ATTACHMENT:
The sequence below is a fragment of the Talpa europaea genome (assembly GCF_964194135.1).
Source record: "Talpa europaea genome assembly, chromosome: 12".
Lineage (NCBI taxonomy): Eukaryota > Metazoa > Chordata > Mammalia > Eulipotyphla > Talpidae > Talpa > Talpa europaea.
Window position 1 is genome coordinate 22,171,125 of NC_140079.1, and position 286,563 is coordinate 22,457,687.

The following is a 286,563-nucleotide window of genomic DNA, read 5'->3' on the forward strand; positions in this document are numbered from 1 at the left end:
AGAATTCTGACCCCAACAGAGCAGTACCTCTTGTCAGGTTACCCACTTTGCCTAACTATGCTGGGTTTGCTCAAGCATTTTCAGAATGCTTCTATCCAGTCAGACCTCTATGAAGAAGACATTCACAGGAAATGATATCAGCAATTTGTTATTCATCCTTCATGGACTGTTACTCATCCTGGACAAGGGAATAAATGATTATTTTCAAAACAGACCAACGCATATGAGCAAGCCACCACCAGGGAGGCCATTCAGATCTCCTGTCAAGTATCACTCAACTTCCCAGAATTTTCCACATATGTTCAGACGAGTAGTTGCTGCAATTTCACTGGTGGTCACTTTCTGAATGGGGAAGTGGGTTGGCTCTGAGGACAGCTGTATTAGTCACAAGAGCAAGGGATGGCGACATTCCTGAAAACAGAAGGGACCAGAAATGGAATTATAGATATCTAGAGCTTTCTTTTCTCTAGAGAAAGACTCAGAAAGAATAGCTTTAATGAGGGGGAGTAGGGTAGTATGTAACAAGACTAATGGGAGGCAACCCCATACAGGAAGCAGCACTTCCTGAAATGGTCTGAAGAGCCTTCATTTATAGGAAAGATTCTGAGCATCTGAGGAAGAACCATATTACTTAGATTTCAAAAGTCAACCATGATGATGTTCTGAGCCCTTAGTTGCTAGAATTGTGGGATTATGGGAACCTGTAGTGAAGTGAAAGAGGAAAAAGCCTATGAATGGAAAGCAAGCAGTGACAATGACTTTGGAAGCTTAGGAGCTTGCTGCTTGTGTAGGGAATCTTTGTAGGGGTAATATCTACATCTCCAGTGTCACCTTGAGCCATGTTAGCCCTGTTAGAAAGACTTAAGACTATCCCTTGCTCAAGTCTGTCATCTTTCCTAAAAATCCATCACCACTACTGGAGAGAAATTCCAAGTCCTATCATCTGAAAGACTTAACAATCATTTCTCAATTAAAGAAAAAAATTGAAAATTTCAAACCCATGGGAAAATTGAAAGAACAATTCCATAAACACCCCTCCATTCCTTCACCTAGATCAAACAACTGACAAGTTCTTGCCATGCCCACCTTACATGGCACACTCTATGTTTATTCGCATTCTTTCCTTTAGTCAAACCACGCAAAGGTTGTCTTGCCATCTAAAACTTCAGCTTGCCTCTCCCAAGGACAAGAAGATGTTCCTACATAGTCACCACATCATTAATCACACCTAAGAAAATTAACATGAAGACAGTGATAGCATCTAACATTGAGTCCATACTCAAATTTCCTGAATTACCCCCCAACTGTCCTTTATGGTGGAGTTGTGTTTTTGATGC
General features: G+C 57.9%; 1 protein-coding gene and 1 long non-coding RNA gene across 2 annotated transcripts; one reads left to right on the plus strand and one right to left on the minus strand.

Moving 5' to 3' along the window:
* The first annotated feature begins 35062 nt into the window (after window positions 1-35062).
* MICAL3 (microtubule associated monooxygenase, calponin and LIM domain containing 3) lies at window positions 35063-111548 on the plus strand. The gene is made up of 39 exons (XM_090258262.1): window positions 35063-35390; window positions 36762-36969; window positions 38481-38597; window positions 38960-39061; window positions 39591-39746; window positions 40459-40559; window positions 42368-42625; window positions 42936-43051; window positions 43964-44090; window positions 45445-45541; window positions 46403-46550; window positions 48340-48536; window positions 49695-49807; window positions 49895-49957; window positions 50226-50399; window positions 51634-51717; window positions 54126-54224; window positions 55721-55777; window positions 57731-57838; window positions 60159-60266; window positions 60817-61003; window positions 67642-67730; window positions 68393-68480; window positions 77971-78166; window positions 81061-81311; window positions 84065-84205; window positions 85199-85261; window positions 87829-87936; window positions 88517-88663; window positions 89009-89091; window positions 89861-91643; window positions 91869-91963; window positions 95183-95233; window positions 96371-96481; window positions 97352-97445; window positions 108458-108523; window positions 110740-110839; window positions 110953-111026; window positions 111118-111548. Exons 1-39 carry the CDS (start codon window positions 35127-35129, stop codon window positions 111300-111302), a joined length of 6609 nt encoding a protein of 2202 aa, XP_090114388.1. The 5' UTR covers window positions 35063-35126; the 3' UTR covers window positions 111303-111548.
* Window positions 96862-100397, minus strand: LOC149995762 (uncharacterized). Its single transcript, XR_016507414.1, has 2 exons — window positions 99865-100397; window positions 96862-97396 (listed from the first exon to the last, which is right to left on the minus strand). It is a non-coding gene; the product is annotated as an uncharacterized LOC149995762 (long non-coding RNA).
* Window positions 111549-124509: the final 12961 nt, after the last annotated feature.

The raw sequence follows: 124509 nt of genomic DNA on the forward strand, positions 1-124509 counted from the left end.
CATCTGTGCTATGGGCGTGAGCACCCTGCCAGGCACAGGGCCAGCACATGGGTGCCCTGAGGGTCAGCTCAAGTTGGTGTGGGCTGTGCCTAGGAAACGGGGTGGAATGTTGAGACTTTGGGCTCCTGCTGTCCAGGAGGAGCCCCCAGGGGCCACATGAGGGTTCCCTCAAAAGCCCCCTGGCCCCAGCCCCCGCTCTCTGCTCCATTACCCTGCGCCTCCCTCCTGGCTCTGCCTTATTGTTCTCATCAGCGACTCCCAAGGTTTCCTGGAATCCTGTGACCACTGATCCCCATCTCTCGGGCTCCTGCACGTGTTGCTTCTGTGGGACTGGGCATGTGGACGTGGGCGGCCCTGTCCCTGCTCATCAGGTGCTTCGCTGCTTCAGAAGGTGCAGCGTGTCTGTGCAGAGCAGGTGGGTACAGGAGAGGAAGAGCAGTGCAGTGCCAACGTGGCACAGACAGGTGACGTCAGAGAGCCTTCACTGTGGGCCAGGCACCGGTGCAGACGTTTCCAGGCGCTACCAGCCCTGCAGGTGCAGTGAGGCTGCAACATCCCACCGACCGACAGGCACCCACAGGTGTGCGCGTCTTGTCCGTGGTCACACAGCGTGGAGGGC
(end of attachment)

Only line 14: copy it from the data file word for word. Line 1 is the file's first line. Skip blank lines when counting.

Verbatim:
CATCTGTGCTATGGGCGTGAGCACCCTGCCAGGCACAGGGCCAGCACATGGGTGCCCTGAGGGTCAGCTCAAGTTGGTGTGGGCTGTGCCTAGGAAACGGGGTGGAATGTTGAGACTTTGGGCTCCTGCTGTCCAGGAGGAGCCCCCAGGGGCCACATGAGGGTTCCCTCAAAAGCCCCCTGGCCCCAGCCCCCGCTCTCTGCTCCATTACCCTGCGCCTCCCTCCTGGCTCTGCCTTATTGTTCTCATCAGCGACTCCCAAGGTTTCCTGGAATCCTGTGACCACTGATCCCCATCTCTCGGGCTCCTGCACGTGTTGCTTCTGTGGGACTGGGCATGTGGACGTGGGCGGCCCTGTCCCTGCTCATCAGGTGCTTCGCTGCTTCAGAAGGTGCAGCGTGTCTGTGCAGAGCAGGTGGGTACAGGAGAGGAAGAGCAGTGCAGTGCCAACGTGGCACAGACAGGTGACGTCAGAGAGCCTTCACTGTGGGCCAGGCACCGGTGCAGACGTTTCCAGGCGCTACCAGCCCTGCAGGTGCAGTGAGGCTGCAACATCCCACCGACCGACAGGCACCCACAGGTGTGCGCGTCTTGTCCGTGGTCACACAGCGTGGAGGGC